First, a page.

Fine Woodworking, SketchUp Pro
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I Use Wudworxs On A Massive Breakfront

A few months ago, at the Alabama Woodworkers Guild, I was talking with some of the SketchUp users about Sketchucation, a website devoted to SketchUp. I said that this site is where all the serious SketchUp users hang out, but I rarely go there since I don’t geek out on SketchUp. One of them looked at me and said, “So you don’t think you geek out on SketchUp?” Clearly he thought I do. Well, I am here to tell you that I have officially become a SketchUp geek because I recently bought a SketchUp extension called Wudworxs. When you pay money on such things you get automatically enrolled into the geeky world of SketchUp.

Wudworxs is really a company which offers a series of extensions for SketchUp, all of which are woodworking related. An extension is a software product which can be added to, and works within SketchUp to automate complex tasks (extensions are sometimes called “plug-ins”). The extensions from Wudworxs simply automate tasks a woodworker would use while drawing in SketchUp. I bought a three pack of extensions from Wudworxs called “Wudworxs Library Version 1” for $20.00.

The Breakfront

My current SketchUp project is another in a series of models based on furniture projects which have influenced my own designs, but are not something I’ll likely ever build (mostly because these pieces of furniture are gigantic and an expensive undertaking). In the past, I modeled an open hutch built by Ron Layport (see it here) and a Pennsylvania Secretary built by Lonnie Bird (see it here). My current project is a breakfront built by the workshop of Douglas Schroeder. It stands 8′ 8″ tall and is 9′ wide. This large breakfront was designed by the famed architectural firm of Robert A.M. Stern to go in a large Stern designed home (20,000 square feet large). The breakfront appeared in Fine Woodworking issue 78, Sept./Oct. 1989. The article titled “Handling Large Commissions” (which is out of print and is surprisingly not available at tells the story of how Schroeder had to enlarge his shop and hire two additional craftsmen to complete this project. He did not build just one breakfront, rather the commission called for four identical, massive breakfronts and took a solid 18 months to complete.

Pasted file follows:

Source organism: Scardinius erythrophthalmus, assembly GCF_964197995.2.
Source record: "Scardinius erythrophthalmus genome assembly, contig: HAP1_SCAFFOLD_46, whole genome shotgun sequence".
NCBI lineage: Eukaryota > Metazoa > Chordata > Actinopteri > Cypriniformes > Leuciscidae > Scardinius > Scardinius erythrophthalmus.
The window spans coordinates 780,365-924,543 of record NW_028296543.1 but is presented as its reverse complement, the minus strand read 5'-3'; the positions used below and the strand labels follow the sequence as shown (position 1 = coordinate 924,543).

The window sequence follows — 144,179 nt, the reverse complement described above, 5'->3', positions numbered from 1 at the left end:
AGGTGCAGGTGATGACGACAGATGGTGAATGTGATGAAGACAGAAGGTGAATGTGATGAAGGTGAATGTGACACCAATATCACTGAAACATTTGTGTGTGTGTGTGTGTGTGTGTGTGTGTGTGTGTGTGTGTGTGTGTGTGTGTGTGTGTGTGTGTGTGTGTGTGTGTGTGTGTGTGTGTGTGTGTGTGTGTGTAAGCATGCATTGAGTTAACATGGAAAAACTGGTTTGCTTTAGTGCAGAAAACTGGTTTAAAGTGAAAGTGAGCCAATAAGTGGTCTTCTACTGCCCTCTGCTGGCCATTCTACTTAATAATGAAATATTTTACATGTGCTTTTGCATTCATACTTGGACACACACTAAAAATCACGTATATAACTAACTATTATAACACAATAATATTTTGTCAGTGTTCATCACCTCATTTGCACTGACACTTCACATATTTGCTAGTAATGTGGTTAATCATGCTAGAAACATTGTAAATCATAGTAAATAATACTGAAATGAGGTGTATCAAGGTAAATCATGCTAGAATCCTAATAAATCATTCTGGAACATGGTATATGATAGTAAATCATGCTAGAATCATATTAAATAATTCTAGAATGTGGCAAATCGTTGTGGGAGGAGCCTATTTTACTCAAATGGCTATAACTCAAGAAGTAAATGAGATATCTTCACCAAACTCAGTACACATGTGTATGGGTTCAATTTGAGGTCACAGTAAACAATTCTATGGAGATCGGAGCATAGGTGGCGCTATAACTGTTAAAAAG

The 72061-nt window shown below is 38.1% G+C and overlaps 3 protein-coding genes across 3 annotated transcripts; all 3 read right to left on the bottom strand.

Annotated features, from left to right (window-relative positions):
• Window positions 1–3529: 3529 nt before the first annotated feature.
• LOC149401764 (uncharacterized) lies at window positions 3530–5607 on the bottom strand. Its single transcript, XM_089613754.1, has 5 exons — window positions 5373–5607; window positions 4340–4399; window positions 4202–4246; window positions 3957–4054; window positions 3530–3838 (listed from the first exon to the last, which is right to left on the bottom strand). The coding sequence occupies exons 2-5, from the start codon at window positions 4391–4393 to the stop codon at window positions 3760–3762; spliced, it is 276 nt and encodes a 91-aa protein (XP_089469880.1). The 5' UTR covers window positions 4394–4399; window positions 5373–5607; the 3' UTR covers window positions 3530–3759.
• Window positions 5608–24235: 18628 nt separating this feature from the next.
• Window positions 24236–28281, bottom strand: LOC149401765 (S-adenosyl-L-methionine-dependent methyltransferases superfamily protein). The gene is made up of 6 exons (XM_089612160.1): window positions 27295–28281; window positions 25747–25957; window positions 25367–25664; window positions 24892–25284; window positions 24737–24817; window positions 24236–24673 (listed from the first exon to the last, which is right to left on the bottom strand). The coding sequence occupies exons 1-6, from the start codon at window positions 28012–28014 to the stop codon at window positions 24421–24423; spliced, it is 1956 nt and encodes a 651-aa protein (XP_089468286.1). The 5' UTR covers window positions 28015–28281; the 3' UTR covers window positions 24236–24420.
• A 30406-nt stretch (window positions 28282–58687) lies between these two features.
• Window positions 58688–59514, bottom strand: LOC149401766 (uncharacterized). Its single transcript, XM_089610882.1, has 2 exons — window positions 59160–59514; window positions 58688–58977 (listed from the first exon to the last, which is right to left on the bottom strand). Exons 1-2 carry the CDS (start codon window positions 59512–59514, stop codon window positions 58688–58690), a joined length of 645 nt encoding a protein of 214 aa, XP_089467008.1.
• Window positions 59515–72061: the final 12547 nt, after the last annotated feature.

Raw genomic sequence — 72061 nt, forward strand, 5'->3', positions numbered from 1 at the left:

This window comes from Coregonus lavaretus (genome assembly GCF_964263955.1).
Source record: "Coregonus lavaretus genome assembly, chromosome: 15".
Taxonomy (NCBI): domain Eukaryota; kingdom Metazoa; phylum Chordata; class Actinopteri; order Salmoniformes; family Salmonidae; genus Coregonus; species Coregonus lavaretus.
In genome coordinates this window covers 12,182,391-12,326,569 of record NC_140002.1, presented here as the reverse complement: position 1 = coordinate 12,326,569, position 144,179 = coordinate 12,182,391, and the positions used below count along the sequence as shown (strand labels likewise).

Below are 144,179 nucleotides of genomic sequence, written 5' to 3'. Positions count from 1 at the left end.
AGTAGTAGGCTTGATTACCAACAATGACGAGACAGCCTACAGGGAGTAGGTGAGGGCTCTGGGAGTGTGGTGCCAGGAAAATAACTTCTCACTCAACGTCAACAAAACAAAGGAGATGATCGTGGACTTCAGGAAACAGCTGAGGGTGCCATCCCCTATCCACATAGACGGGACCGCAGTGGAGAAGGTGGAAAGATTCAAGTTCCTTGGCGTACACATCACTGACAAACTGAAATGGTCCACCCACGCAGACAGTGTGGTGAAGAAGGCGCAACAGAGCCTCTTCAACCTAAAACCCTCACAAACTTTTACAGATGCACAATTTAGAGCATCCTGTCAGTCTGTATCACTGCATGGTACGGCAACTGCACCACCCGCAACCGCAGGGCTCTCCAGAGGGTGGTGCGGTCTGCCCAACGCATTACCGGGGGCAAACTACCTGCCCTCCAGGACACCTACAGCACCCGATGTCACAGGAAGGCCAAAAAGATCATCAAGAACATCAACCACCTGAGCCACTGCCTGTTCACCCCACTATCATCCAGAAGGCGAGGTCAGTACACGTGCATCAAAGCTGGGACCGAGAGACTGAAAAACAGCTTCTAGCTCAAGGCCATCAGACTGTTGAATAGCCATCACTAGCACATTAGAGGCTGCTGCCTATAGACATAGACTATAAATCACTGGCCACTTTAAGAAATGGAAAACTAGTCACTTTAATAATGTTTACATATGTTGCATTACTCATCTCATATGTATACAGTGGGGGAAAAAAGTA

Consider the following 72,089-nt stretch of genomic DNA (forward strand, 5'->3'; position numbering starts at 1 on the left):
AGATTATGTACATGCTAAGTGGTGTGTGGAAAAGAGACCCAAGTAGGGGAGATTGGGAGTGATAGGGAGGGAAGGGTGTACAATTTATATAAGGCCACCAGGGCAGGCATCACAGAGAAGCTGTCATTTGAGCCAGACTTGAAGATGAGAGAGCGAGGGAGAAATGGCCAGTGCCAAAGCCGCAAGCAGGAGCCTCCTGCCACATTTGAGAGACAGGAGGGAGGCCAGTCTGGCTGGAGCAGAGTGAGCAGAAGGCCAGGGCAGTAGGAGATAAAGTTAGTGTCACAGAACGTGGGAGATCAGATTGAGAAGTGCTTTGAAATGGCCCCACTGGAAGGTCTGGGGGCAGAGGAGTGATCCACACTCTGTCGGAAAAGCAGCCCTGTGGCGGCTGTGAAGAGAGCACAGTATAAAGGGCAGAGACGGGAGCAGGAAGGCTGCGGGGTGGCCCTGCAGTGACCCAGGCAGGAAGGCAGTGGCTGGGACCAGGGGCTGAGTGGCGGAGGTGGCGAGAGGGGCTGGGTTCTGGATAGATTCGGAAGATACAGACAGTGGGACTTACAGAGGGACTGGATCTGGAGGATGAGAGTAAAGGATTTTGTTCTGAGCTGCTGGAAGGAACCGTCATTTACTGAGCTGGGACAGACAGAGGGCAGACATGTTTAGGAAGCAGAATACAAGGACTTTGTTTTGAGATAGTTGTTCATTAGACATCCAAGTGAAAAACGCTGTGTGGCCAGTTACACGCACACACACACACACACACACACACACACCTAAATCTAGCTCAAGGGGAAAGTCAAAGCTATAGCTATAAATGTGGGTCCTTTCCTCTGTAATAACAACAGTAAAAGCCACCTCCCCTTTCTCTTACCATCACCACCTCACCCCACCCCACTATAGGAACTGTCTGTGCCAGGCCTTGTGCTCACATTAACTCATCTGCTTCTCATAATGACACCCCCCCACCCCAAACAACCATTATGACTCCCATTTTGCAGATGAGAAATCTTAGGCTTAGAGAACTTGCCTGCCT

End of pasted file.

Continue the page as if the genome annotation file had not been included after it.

Over the years, I have borrowed elements from this breakfront and incorporated them into several woodworking projects of my own. A version of the bold cornice profile has been used on my entertainment center and the crown molding in our dining room. The less bold baseboard profile was used with a rare commission from a co-worker which I call the Scott Bookcase.

The Wudworx Extensions

These models are meant to challenge my skills and to meet the challenge, I model virtually every aspect of the furniture design. One daunting task was to make accurate dovetail joinery; the kind you would find on antique furniture. By my count, there are over 200 dovetail pins just for the case work. The drawers also get dovetails front and back, so I looked for a way to automate this process. I had heard of Wudworxs a while back, but never felt I had a project which was so difficult that I would spend money on the extension. But the Schroeder Breakfront certainly qualified. I got three different extensions packaged together for $20 – one for dovetails, one for mortise and tenon joinery and a board maker. See the videos below…

I found these extensions to be excellent and easy to use. By using the dovetail extension, much of the layout is accomplished by simply inputting data such as number of pins, pin angle and length. The extension does all the layout and automates the actual push/pull step as well. Making the mating joinery in the second board is just as easy.

The mortise and tenon extension automates this joinery which I use frequently in my models. As you can see in the video, once you input a little data, making this joint is as easy as clicking on the two boards used in the joint. The extension did not fully work in some odd-shaped boards, but this extension makes creating most M & T joinery a breeze.

The board maker extension automates two steps needed to make a board which is useful. But, making a board in the usual way isn’t hard at all. So, this extension will be nice to have, but it is not nearly as useful as the other two extensions.

The Completed Breakfront

I found the doors to be a major challenge. One of the benefits of making such models is the requirement to think through the correct steps and sequence to make the model. I got to know this breakfront inside and out which is a good thing as I consider future woodworking projects. While I will most likely never build something like this breakfront, in SketchUp I have and I gained more knowledge doing so.

Authentic dovetails for the drawers.

Note the exaggerated cornice molding and all the door muntin work.

I even added a key.

Showing the case interior.

This model is in many ways a faithful reproduction of the original, but not totally. For example, I did not add beading to the drawer fronts, and where the article wasn’t clear, I created some of the joinery the way I would do it in my shop. You can download the SketchUp model from the 3D Warehouse here. There are two mahogany materials used in this model along with a poplar material.

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Have a question or comment about this post? Leave me a comment below; but I also like email. Use my contact form to send me an email (click here).

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